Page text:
Today’s post is brought to you by the hashtag #clickbaitnoveltitle, courtesy of Hootsuite.
More than likely, you clicked on this post because I click-baited you. Since you are already interested in books, what happens when you try to find out when you click bait a title?
From Hootsuite, junior lieutenants of click baiting, serving Buzzfeed, the Lord of the Click Bait and Meme Realm:
“Love it or hate it, so-called click bait has become part of content marketing. While many people see these types of social messages or headlines as a trick being played on the consumer, the reason that they’ve become the norm is that they work. And they don’t just work once, they work over and over again.
This is not unlike classic literature, many examples of which have graced the high school desks of children, their parents and even their grandparents. The themes we see in Shakespeare and George Orwell were relevant when they were written and they are equally relevant today.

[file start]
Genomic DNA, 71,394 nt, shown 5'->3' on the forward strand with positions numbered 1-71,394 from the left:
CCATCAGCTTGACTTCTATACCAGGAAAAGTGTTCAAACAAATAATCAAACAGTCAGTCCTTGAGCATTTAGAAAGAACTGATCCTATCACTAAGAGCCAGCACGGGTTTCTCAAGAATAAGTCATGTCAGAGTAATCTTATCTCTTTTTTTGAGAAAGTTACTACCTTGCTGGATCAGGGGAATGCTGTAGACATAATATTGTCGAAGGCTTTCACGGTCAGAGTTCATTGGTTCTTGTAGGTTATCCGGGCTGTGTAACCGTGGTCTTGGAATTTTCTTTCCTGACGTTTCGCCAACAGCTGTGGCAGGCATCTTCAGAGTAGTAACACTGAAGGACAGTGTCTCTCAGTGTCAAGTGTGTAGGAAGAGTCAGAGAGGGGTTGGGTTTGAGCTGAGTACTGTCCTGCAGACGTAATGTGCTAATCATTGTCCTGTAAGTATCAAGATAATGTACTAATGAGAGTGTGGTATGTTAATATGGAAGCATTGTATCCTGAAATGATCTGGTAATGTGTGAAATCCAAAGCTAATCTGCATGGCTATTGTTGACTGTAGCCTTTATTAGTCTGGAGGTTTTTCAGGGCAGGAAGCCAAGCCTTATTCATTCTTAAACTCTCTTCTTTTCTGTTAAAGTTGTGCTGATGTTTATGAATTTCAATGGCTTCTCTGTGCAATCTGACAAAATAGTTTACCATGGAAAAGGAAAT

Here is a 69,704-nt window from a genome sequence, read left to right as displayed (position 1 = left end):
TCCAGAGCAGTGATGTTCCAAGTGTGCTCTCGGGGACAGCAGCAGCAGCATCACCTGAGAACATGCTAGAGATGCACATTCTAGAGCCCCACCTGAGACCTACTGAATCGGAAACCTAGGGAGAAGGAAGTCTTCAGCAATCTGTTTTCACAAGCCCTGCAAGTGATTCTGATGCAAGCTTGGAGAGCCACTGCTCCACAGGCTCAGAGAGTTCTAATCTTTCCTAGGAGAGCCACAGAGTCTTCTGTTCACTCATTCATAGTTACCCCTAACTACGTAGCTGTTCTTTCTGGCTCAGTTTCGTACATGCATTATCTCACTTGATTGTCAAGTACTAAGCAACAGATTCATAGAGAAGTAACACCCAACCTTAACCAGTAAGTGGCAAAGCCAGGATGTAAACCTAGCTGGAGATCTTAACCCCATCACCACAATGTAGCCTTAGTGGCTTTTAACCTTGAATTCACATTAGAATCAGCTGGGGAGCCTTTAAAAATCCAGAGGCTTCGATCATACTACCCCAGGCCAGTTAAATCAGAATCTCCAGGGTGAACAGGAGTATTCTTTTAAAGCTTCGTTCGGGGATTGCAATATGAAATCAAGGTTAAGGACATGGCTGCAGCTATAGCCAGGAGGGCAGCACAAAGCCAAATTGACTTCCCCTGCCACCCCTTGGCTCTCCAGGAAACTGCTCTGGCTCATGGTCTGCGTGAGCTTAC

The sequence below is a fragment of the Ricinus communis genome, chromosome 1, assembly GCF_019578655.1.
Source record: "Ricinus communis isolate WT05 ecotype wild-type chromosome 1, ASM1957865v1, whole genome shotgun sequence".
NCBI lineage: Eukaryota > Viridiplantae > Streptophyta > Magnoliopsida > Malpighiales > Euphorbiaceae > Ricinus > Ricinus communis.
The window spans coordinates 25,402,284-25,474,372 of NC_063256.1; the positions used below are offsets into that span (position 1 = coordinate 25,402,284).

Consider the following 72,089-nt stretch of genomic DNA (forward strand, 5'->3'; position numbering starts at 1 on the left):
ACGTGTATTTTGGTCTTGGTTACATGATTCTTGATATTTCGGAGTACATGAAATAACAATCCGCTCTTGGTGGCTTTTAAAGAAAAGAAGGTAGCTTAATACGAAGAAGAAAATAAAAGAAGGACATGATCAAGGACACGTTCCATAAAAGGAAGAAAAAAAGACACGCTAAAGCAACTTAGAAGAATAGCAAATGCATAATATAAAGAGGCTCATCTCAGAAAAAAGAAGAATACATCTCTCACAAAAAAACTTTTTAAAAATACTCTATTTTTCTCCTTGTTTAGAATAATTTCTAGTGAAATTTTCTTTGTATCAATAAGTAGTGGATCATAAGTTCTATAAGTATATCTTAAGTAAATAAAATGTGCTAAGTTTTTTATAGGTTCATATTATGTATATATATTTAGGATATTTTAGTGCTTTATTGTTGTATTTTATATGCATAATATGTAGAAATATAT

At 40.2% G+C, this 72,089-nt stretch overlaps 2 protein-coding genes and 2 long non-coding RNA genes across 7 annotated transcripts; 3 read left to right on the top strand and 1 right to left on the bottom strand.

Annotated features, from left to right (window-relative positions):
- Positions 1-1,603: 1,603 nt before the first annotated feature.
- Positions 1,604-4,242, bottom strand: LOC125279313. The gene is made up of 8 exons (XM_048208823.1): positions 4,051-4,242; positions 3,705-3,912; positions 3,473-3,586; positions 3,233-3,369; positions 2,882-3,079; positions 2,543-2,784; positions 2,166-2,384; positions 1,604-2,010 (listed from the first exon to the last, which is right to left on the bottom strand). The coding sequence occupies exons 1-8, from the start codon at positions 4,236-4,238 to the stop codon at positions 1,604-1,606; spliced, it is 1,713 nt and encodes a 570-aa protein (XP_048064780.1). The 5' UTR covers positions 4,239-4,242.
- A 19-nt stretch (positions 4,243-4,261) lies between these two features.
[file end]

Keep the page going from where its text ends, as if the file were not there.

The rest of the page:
But as kids become more tech-savvy, many are turning away from reading as a means of education and entertainment. Just in case literature really starts falling by the wayside, here are 10 classic books reimagined with click-baity titles:
How not to end a relationship
A.K.A. Romeo & Juliet
These two kids were attacked by a racist. You’ll never believe who stepped in to protect them.
A.K.A. To Kill a Mockingbird
Old school Wolf of Wall Street? This author uses “damn” 85 times in one novel
A.K.A. The Catcher in the Rye
The “Rich Kids of Instagram” have nothing on this guy
A.K.A. The Great Gatsby
Can you create a better clickbaited title than these ones? Don’t forget to use the hashtag #clickbaitnoveltitle. And don’t forget to follow my page so you won’t miss any of the latest news, tips, and fun stuff!